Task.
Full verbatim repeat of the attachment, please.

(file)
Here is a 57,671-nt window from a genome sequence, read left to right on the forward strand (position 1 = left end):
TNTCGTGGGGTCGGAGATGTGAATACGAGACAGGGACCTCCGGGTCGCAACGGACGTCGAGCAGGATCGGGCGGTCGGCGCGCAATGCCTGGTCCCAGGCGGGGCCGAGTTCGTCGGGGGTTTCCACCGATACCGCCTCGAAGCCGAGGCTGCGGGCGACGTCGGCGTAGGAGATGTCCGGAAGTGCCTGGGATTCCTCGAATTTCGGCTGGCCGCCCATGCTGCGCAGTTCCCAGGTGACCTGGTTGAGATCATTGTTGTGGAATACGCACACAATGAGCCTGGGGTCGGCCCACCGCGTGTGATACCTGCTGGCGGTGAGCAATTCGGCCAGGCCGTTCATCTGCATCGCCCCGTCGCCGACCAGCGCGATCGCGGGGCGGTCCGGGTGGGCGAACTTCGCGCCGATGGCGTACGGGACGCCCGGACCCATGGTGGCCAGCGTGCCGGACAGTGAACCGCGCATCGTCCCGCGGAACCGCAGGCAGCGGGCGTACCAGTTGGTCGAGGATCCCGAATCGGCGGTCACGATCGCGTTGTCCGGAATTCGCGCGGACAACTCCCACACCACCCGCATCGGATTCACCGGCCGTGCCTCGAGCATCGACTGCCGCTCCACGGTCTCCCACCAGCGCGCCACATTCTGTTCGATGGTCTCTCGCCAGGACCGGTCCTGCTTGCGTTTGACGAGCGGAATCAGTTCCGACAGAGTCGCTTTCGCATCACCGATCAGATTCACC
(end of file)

Here is a 57,671-nt window from a genome sequence, read left to right on the forward strand (position 1 = left end):
TNTCGTGGGGTCGGAGATGTGAATACGAGACAGGGACCTCCGGGTCGCAACGGACGTCGAGCAGGATCGGGCGGTCGGCGCGCAATGCCTGGTCCCAGGCGGGGCCGAGTTCGTCGGGGGTTTCCACCGATACCGCCTCGAAGCCGAGGCTGCGGGCGACGTCGGCGTAGGAGATGTCCGGAAGTGCCTGGGATTCCTCGAATTTCGGCTGGCCGCCCATGCTGCGCAGTTCCCAGGTGACCTGGTTGAGATCATTGTTGTGGAATACGCACACAATGAGCCTGGGGTCGGCCCACCGCGTGTGATACCTGCTGGCGGTGAGCAATTCGGCCAGGCCGTTCATCTGCATCGCCCCGTCGCCGACCAGCGCGATCGCGGGGCGGTCCGGGTGGGCGAACTTCGCGCCGATGGCGTACGGGACGCCCGGACCCATGGTGGCCAGCGTGCCGGACAGTGAACCGCGCATCGTCCCGCGGAACCGCAGGCAGCGGGCGTACCAGTTGGTCGAGGATCCCGAATCGGCGGTCACGATCGCGTTGTCCGGAATTCGCGCGGACAACTCCCACACCACCCGCATCGGATTCACCGGCCGTGCCTCGAGCATCGACTGCCGCTCCACGGTCTCCCACCAGCGCGCCACATTCTGTTCGATGGTCTCTCGCCAGGACCGGTCCTGCTTGCGTTTGACGAGCGGAATCAGTTCCGACAGAGTCGCTTTCGCATCACCGATCAGATTCACC